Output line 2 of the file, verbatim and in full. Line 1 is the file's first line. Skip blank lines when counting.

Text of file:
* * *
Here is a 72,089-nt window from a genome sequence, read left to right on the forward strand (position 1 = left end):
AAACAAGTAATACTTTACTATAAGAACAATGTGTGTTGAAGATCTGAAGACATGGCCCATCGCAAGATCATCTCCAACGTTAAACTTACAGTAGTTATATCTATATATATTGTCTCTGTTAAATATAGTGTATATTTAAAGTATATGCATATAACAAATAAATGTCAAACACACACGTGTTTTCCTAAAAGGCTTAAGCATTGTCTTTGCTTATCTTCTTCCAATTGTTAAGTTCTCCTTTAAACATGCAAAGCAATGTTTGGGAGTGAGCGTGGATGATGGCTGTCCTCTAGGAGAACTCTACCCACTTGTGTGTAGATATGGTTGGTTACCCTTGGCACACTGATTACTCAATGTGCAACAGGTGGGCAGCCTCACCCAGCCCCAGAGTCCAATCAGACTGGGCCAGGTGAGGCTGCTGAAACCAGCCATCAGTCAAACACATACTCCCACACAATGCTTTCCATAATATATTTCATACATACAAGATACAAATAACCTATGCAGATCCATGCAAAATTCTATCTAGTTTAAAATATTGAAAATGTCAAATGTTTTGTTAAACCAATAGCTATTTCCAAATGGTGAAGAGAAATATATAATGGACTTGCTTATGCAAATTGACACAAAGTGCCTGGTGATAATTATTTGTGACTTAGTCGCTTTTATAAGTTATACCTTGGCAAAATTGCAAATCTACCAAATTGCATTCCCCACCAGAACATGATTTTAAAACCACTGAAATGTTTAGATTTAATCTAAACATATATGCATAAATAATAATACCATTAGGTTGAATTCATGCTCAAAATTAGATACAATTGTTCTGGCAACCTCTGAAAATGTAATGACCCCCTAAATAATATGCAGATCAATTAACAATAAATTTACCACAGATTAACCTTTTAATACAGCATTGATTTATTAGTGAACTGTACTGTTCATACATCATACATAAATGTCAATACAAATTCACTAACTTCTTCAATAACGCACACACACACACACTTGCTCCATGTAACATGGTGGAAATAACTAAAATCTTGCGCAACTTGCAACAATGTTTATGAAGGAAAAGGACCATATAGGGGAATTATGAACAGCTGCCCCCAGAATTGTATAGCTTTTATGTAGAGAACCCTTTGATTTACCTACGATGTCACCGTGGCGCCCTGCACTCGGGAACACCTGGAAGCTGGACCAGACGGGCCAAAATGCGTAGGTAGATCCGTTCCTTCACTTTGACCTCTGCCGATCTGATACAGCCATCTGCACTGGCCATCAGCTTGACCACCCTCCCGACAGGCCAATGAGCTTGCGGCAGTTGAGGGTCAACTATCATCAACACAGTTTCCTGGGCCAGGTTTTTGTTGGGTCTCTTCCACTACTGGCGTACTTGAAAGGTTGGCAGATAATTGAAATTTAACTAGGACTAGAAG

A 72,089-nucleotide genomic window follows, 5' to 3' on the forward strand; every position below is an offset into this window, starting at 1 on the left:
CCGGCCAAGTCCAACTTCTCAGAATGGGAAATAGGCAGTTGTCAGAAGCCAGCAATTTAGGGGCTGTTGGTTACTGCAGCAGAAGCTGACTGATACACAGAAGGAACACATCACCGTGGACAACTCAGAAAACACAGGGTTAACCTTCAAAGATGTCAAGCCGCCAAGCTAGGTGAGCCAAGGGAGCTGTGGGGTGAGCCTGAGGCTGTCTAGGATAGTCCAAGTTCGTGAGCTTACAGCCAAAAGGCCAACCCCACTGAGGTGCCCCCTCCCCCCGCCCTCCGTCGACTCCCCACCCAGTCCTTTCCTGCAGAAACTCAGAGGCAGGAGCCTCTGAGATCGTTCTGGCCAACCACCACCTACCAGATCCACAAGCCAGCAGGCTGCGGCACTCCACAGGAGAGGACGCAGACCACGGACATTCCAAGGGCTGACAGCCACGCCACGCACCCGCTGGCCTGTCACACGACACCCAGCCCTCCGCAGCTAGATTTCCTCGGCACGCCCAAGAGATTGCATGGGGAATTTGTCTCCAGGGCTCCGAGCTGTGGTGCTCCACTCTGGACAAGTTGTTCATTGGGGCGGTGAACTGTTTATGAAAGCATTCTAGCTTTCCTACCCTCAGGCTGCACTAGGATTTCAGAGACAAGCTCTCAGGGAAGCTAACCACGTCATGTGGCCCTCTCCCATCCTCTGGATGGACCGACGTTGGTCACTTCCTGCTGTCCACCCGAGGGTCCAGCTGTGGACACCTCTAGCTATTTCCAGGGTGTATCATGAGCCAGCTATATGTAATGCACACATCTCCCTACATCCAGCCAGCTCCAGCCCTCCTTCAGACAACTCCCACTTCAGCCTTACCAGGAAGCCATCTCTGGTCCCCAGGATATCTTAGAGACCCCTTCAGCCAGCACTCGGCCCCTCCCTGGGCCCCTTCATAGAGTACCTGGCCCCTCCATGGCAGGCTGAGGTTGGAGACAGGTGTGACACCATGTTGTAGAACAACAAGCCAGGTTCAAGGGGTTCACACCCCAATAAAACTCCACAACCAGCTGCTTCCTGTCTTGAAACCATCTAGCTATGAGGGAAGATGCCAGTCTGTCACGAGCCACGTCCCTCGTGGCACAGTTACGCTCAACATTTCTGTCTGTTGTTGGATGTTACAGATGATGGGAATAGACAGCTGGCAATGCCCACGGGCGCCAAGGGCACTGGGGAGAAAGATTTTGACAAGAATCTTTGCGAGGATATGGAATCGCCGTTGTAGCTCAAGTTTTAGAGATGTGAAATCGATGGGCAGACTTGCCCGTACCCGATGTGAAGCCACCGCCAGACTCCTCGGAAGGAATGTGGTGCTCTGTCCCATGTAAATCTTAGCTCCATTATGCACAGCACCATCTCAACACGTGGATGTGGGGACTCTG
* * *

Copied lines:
AAACAAGTAATACTTTACTATAAGAACAATGTGTGTTGAAGATCTGAAGACATGGCCCATCGCAAGATCATCTCCAACGTTAAACTTACAGTAGTTATATCTATATATATTGTCTCTGTTAAATATAGTGTATATTTAAAGTATATGCATATAACAAATAAATGTCAAACACACACGTGTTTTCCTAAAAGGCTTAAGCATTGTCTTTGCTTATCTTCTTCCAATTGTTAAGTTCTCCTTTAAACATGCAAAGCAATGTTTGGGAGTGAGCGTGGATGATGGCTGTCCTCTAGGAGAACTCTACCCACTTGTGTGTAGATATGGTTGGTTACCCTTGGCACACTGATTACTCAATGTGCAACAGGTGGGCAGCCTCACCCAGCCCCAGAGTCCAATCAGACTGGGCCAGGTGAGGCTGCTGAAACCAGCCATCAGTCAAACACATACTCCCACACAATGCTTTCCATAATATATTTCATACATACAAGATACAAATAACCTATGCAGATCCATGCAAAATTCTATCTAGTTTAAAATATTGAAAATGTCAAATGTTTTGTTAAACCAATAGCTATTTCCAAATGGTGAAGAGAAATATATAATGGACTTGCTTATGCAAATTGACACAAAGTGCCTGGTGATAATTATTTGTGACTTAGTCGCTTTTATAAGTTATACCTTGGCAAAATTGCAAATCTACCAAATTGCATTCCCCACCAGAACATGATTTTAAAACCACTGAAATGTTTAGATTTAATCTAAACATATATGCATAAATAATAATACCATTAGGTTGAATTCATGCTCAAAATTAGATACAATTGTTCTGGCAACCTCTGAAAATGTAATGACCCCCTAAATAATATGCAGATCAATTAACAATAAATTTACCACAGATTAACCTTTTAATACAGCATTGATTTATTAGTGAACTGTACTGTTCATACATCATACATAAATGTCAATACAAATTCACTAACTTCTTCAATAACGCACACACACACACACTTGCTCCATGTAACATGGTGGAAATAACTAAAATCTTGCGCAACTTGCAACAATGTTTATGAAGGAAAAGGACCATATAGGGGAATTATGAACAGCTGCCCCCAGAATTGTATAGCTTTTATGTAGAGAACCCTTTGATTTACCTACGATGTCACCGTGGCGCCCTGCACTCGGGAACACCTGGAAGCTGGACCAGACGGGCCAAAATGCGTAGGTAGATCCGTTCCTTCACTTTGACCTCTGCCGATCTGATACAGCCATCTGCACTGGCCATCAGCTTGACCACCCTCCCGACAGGCCAATGAGCTTGCGGCAGTTGAGGGTCAACTATCATCAACACAGTTTCCTGGGCCAGGTTTTTGTTGGGTCTCTTCCACTACTGGCGTACTTGAAAGGTTGGCAGATAATTGAAATTTAACTAGGACTAGAAG